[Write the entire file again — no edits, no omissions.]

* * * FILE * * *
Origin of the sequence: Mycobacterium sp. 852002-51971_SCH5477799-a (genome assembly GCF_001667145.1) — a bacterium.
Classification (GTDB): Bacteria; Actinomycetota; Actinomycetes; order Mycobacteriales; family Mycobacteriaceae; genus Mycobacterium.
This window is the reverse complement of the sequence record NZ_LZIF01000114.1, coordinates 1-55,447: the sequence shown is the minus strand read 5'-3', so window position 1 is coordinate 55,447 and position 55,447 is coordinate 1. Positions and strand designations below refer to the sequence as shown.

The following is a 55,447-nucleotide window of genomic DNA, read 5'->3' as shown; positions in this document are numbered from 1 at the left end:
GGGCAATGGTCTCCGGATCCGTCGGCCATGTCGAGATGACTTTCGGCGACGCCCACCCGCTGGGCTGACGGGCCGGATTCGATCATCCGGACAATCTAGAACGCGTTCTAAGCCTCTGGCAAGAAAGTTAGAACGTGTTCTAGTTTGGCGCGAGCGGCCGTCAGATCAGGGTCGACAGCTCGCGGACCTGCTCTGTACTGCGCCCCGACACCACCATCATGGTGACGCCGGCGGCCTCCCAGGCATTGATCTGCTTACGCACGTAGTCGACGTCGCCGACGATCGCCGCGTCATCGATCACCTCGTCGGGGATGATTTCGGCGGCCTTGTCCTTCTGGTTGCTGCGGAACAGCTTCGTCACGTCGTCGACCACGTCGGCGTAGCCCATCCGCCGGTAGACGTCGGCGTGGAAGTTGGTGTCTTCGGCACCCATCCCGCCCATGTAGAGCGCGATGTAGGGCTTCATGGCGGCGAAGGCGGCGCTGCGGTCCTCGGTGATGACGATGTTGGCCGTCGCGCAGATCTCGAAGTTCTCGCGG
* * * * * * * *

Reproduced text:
Origin of the sequence: Mycobacterium sp. 852002-51971_SCH5477799-a (genome assembly GCF_001667145.1) — a bacterium.
Classification (GTDB): Bacteria; Actinomycetota; Actinomycetes; order Mycobacteriales; family Mycobacteriaceae; genus Mycobacterium.
This window is the reverse complement of the sequence record NZ_LZIF01000114.1, coordinates 1-55,447: the sequence shown is the minus strand read 5'-3', so window position 1 is coordinate 55,447 and position 55,447 is coordinate 1. Positions and strand designations below refer to the sequence as shown.

The following is a 55,447-nucleotide window of genomic DNA, read 5'->3' as shown; positions in this document are numbered from 1 at the left end:
GGGCAATGGTCTCCGGATCCGTCGGCCATGTCGAGATGACTTTCGGCGACGCCCACCCGCTGGGCTGACGGGCCGGATTCGATCATCCGGACAATCTAGAACGCGTTCTAAGCCTCTGGCAAGAAAGTTAGAACGTGTTCTAGTTTGGCGCGAGCGGCCGTCAGATCAGGGTCGACAGCTCGCGGACCTGCTCTGTACTGCGCCCCGACACCACCATCATGGTGACGCCGGCGGCCTCCCAGGCATTGATCTGCTTACGCACGTAGTCGACGTCGCCGACGATCGCCGCGTCATCGATCACCTCGTCGGGGATGATTTCGGCGGCCTTGTCCTTCTGGTTGCTGCGGAACAGCTTCGTCACGTCGTCGACCACGTCGGCGTAGCCCATCCGCCGGTAGACGTCGGCGTGGAAGTTGGTGTCTTCGGCACCCATCCCGCCCATGTAGAGCGCGATGTAGGGCTTCATGGCGGCGAAGGCGGCGCTGCGGTCCTCGGTGATGACGATGTTGGCCGTCGCGCAGATCTCGAAGTTCTCGCGG